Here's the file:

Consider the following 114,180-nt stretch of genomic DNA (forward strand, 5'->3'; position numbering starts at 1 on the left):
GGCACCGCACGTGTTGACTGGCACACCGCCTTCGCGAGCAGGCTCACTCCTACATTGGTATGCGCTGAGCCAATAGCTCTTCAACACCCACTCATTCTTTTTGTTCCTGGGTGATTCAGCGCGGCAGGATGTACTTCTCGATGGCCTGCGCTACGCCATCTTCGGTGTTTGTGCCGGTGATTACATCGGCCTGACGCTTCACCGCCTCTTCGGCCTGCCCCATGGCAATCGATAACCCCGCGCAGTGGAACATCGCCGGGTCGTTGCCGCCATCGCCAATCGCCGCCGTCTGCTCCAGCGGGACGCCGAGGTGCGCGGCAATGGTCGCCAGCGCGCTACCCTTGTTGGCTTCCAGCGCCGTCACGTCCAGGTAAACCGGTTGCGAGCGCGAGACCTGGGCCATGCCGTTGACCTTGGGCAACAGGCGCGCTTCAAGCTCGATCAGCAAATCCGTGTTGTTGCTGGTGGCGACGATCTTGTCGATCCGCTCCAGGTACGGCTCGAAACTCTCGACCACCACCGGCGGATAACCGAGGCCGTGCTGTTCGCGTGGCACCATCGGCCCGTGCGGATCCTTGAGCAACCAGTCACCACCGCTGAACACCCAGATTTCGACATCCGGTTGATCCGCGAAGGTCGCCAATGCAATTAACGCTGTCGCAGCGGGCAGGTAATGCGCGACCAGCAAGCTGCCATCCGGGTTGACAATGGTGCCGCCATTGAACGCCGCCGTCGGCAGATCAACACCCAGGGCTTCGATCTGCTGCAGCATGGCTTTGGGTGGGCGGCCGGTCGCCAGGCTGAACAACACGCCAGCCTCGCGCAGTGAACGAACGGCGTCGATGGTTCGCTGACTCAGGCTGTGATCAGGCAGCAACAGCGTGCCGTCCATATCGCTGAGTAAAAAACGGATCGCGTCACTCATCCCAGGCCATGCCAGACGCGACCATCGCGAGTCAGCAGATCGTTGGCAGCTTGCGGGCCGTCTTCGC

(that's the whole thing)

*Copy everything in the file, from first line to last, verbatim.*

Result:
Consider the following 114,180-nt stretch of genomic DNA (forward strand, 5'->3'; position numbering starts at 1 on the left):
GGCACCGCACGTGTTGACTGGCACACCGCCTTCGCGAGCAGGCTCACTCCTACATTGGTATGCGCTGAGCCAATAGCTCTTCAACACCCACTCATTCTTTTTGTTCCTGGGTGATTCAGCGCGGCAGGATGTACTTCTCGATGGCCTGCGCTACGCCATCTTCGGTGTTTGTGCCGGTGATTACATCGGCCTGACGCTTCACCGCCTCTTCGGCCTGCCCCATGGCAATCGATAACCCCGCGCAGTGGAACATCGCCGGGTCGTTGCCGCCATCGCCAATCGCCGCCGTCTGCTCCAGCGGGACGCCGAGGTGCGCGGCAATGGTCGCCAGCGCGCTACCCTTGTTGGCTTCCAGCGCCGTCACGTCCAGGTAAACCGGTTGCGAGCGCGAGACCTGGGCCATGCCGTTGACCTTGGGCAACAGGCGCGCTTCAAGCTCGATCAGCAAATCCGTGTTGTTGCTGGTGGCGACGATCTTGTCGATCCGCTCCAGGTACGGCTCGAAACTCTCGACCACCACCGGCGGATAACCGAGGCCGTGCTGTTCGCGTGGCACCATCGGCCCGTGCGGATCCTTGAGCAACCAGTCACCACCGCTGAACACCCAGATTTCGACATCCGGTTGATCCGCGAAGGTCGCCAATGCAATTAACGCTGTCGCAGCGGGCAGGTAATGCGCGACCAGCAAGCTGCCATCCGGGTTGACAATGGTGCCGCCATTGAACGCCGCCGTCGGCAGATCAACACCCAGGGCTTCGATCTGCTGCAGCATGGCTTTGGGTGGGCGGCCGGTCGCCAGGCTGAACAACACGCCAGCCTCGCGCAGTGAACGAACGGCGTCGATGGTTCGCTGACTCAGGCTGTGATCAGGCAGCAACAGCGTGCCGTCCATATCGCTGAGTAAAAAACGGATCGCGTCACTCATCCCAGGCCATGCCAGACGCGACCATCGCGAGTCAGCAGATCGTTGGCAGCTTGCGGGCCGTCTTCGC